Nausea and Vomiting (cont.)
Benjamin Wedro, MD, FACEP, FAAEM
Dr. Ben Wedro practices emergency medicine at Gundersen Clinic, a regional trauma center in La Crosse, Wisconsin. His background includes undergraduate and medical studies at the University of Alberta, a Family Practice internship at Queen's University in Kingston, Ontario and residency training in Emergency Medicine at the University of Oklahoma Health Sciences Center.
Melissa Conrad Stöppler, MD
Melissa Conrad Stöppler, MD, is a U.S. board-certified Anatomic Pathologist with subspecialty training in the fields of Experimental and Molecular Pathology. Dr. Stöppler's educational background includes a BA with Highest Distinction from the University of Virginia and an MD from the University of North Carolina. She completed residency training in Anatomic Pathology at Georgetown University followed by subspecialty fellowship training in molecular diagnostics and experimental pathology.
In this Article
- Nausea and vomiting facts
- Introduction to nausea and vomiting
- What causes nausea or vomiting?
- Acute gastritis and nausea and vomiting
- Central causes of nausea and vomiting
- Nausea and vomiting associated with illness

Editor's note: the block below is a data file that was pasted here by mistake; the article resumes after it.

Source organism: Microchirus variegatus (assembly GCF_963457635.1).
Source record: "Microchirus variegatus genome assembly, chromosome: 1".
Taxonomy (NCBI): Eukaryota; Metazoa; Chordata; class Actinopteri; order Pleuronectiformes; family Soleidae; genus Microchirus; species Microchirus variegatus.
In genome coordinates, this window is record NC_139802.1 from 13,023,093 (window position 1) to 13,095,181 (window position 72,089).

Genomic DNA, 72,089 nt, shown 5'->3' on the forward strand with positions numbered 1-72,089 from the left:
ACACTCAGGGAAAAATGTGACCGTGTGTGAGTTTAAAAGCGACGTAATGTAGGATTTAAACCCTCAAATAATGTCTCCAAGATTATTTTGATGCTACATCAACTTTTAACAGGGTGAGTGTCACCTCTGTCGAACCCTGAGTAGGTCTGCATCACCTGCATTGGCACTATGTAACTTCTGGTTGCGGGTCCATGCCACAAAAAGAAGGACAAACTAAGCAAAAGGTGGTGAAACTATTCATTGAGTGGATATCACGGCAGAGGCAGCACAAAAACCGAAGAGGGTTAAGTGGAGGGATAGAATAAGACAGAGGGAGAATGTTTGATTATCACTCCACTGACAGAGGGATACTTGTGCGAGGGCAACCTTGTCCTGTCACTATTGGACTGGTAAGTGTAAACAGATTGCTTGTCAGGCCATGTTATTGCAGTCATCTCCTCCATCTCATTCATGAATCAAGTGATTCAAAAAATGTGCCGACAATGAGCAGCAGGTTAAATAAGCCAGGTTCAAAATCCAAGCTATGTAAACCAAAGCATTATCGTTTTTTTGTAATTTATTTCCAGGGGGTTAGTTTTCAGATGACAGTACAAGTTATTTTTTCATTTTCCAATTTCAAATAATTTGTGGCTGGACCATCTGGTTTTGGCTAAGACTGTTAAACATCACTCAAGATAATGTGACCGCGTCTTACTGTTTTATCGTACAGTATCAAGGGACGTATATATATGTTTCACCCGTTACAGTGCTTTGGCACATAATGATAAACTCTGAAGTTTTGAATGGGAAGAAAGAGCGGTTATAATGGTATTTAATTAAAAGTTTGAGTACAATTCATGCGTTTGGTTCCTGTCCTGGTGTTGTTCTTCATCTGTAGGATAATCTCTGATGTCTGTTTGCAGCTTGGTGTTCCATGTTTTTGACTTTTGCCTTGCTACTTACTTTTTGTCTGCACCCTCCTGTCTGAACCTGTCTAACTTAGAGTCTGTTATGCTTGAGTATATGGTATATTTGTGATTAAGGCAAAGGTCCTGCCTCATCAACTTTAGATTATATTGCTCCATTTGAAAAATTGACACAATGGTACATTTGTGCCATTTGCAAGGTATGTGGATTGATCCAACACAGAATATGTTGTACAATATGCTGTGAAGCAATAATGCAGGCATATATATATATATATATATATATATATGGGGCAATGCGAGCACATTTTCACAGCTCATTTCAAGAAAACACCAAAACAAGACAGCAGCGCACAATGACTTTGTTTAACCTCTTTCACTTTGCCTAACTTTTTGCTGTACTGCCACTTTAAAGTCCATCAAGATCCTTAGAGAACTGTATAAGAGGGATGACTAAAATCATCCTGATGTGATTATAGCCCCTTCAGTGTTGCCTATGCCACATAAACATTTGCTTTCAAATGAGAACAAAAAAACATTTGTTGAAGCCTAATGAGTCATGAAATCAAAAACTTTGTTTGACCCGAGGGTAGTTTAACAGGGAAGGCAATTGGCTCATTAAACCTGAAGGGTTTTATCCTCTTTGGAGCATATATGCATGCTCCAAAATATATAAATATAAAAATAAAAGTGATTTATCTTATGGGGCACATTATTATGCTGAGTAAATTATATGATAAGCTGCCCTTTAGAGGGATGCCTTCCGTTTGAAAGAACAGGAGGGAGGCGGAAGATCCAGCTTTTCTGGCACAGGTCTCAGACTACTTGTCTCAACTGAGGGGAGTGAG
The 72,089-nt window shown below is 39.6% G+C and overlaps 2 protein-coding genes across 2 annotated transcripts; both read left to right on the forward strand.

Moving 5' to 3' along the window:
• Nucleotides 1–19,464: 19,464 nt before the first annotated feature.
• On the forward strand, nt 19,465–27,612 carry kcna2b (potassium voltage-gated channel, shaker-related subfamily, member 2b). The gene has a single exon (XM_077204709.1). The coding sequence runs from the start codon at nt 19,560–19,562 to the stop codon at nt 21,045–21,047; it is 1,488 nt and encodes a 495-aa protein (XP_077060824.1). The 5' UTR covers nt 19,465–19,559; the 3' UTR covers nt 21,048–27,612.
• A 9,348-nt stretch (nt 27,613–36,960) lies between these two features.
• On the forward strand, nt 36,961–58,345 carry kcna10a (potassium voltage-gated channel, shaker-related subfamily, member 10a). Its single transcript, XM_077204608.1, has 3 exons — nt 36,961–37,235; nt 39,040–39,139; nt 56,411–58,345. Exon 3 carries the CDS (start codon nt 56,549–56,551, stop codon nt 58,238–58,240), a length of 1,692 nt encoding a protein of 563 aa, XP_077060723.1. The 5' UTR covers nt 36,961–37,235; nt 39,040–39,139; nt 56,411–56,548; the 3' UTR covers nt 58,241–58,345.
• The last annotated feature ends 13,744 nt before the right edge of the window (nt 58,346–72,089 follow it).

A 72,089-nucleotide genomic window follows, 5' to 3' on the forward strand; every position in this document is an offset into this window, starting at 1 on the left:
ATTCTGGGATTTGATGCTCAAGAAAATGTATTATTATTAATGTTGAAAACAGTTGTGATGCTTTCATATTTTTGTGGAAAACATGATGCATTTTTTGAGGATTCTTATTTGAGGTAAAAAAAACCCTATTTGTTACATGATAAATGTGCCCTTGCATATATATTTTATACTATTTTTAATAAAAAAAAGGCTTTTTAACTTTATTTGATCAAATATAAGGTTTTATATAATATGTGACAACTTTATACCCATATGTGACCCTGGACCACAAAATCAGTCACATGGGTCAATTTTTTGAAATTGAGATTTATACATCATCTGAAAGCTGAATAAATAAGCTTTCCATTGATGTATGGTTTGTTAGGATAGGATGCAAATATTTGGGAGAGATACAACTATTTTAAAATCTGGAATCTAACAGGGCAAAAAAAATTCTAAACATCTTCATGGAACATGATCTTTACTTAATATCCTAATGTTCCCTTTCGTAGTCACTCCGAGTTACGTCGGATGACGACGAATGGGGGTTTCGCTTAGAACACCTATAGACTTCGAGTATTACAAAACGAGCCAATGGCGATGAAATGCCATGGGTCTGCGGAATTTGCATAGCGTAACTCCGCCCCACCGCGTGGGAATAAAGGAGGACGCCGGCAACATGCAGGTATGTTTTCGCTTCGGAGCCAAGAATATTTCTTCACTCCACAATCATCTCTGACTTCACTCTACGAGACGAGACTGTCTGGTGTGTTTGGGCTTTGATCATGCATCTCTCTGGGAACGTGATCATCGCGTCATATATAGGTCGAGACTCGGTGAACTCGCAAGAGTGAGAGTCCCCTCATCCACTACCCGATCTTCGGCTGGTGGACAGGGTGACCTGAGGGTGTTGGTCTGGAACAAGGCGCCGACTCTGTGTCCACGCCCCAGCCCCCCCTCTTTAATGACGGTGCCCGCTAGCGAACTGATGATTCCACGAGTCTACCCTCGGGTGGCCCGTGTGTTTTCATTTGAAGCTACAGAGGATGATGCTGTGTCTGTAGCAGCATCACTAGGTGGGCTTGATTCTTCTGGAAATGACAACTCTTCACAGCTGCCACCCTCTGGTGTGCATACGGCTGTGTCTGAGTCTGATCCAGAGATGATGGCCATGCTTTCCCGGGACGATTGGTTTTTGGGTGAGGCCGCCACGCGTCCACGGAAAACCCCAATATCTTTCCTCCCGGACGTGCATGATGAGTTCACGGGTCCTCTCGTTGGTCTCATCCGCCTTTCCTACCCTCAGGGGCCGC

- Nausea and vomiting from medications and medical treatments
- Nausea and vomiting and bowel obstruction
- Nausea and vomiting in pregnancy (morning sickness)
- Vomiting in infants
- What are home remedies for nausea or vomiting?
- When should I call the doctor regarding nausea and vomiting?
- How is the source of nausea or vomiting diagnosed?
- What is the treatment for nausea or vomiting?
Acute gastritis and nausea and vomiting
Acute gastritis is often caused by something that irritates the lining of the stomach. Examples include:
- Infections: Infections are often the cause of stomach irritation, whether it is a common virus or another type of infection. There may be associated crampy upper abdominal pain that is associated with the nausea and vomiting. Fever ,and chills may be present. Common viral infections include noroviruses and rotavirus. Infection by bacteria in the Helicobacter family (such as H. Pylori) can also be the infectious agent.
- Stomach flu: Stomach flu (gastroenteritis) is when vomiting and diarrhea occur together and is associated with a viral infection. It should not be confused with influenza (symptoms include fever, chills, cough, and muscle pain.
- Food poisoning: Food poisoning may cause significant vomiting, and the most common cause is a toxin released by the bacteria Staphylococcus aureus. Symptoms of food poisoning begin within a couple hours of eating contaminated or poorly prepared food. Other bacterial causes of food poisoning include Salmonella, Campylobacter, Shigella, E. coli, Listeria, or Clostridium botulinum (botulism).
- Other stomach irritants: alcohol, smoking, and nonsteroidal anti-inflammatory medications (NSAIDs) such as aspirin and ibuprofen may irritate the stomach lining and cause nausea and vomiting.
- Peptic ulcer disease: Peptic ulcer disease can range from mild irritation of the stomach lining to the formation of a defect in the protective lining of the stomach called an ulcer.
- Gastroesophageal reflux disease (GERD, reflux esophagitis): Nausea or vomiting is also associated with GERD (acid from the stomach is refluxed into the esophagus).
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